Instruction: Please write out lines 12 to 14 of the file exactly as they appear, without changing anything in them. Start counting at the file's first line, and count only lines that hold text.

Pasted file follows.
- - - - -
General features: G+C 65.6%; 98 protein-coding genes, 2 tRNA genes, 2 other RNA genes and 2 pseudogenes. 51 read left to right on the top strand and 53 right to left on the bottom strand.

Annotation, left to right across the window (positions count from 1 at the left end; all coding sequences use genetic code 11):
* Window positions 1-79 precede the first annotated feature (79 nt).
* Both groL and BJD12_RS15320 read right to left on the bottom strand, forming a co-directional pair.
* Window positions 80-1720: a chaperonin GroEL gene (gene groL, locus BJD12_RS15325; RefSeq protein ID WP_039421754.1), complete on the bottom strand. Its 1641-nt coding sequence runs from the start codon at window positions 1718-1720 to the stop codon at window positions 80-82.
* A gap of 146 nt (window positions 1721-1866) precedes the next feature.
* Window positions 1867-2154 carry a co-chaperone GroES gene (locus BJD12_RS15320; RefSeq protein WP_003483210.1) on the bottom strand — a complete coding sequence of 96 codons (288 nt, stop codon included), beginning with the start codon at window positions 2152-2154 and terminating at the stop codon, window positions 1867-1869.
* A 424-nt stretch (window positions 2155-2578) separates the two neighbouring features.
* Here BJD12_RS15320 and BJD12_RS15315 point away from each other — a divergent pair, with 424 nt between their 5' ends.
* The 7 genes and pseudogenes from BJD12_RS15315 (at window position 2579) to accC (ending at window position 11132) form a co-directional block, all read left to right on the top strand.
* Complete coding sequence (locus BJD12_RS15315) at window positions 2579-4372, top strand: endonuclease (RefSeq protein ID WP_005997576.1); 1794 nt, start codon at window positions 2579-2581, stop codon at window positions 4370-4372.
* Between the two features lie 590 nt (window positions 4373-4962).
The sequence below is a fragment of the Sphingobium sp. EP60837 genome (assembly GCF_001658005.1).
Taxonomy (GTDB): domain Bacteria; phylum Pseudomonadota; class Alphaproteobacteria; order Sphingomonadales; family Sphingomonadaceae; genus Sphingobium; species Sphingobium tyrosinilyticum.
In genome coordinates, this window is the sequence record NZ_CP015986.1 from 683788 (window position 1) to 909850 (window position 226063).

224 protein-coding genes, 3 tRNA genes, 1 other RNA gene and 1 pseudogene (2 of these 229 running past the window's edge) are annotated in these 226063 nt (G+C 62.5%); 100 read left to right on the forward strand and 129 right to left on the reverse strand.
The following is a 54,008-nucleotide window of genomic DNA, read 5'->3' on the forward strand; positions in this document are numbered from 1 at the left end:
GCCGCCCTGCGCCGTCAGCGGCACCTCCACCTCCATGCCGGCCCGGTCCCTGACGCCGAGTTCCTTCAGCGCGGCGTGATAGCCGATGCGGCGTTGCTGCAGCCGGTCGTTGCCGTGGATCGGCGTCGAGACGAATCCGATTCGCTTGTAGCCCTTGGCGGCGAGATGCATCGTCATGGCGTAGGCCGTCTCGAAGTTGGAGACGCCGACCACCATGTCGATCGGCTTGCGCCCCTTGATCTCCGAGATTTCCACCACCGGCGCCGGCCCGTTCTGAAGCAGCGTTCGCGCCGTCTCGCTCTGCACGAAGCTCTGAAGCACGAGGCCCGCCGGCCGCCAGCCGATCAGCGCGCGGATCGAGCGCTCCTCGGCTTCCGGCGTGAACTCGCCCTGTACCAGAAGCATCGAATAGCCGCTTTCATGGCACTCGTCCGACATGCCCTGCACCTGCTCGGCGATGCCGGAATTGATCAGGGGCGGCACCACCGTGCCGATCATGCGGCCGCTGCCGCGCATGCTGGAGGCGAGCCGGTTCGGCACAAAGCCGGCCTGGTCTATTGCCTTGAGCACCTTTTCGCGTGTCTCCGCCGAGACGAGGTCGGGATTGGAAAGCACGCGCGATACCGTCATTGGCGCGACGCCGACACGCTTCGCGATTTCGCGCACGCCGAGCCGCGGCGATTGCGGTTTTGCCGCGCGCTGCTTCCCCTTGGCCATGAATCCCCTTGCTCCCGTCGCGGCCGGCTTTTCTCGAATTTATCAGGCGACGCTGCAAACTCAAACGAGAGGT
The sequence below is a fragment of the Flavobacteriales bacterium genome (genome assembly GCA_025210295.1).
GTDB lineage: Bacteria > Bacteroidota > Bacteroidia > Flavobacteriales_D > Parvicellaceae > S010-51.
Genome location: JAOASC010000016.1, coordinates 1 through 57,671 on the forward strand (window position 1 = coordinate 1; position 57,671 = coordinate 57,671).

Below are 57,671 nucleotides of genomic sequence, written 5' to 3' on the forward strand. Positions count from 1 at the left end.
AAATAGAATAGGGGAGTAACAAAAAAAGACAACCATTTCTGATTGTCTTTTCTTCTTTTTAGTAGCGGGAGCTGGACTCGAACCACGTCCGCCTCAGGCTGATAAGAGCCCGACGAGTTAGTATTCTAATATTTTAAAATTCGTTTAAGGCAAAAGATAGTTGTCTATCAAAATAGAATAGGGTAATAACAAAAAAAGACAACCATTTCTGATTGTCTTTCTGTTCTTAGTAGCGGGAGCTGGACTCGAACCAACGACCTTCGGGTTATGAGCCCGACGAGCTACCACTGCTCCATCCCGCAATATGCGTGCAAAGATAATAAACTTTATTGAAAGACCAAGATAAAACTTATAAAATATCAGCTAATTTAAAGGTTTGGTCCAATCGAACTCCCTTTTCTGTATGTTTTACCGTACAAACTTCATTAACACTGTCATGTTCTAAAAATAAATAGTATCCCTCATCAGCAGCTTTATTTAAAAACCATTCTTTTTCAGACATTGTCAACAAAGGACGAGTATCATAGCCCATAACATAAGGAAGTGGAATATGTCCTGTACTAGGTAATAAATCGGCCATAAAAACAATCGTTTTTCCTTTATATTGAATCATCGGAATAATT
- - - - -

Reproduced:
* Between the two features lie 590 nt (window positions 4373-4962).
The sequence below is a fragment of the Sphingobium sp. EP60837 genome (assembly GCF_001658005.1).
Taxonomy (GTDB): domain Bacteria; phylum Pseudomonadota; class Alphaproteobacteria; order Sphingomonadales; family Sphingomonadaceae; genus Sphingobium; species Sphingobium tyrosinilyticum.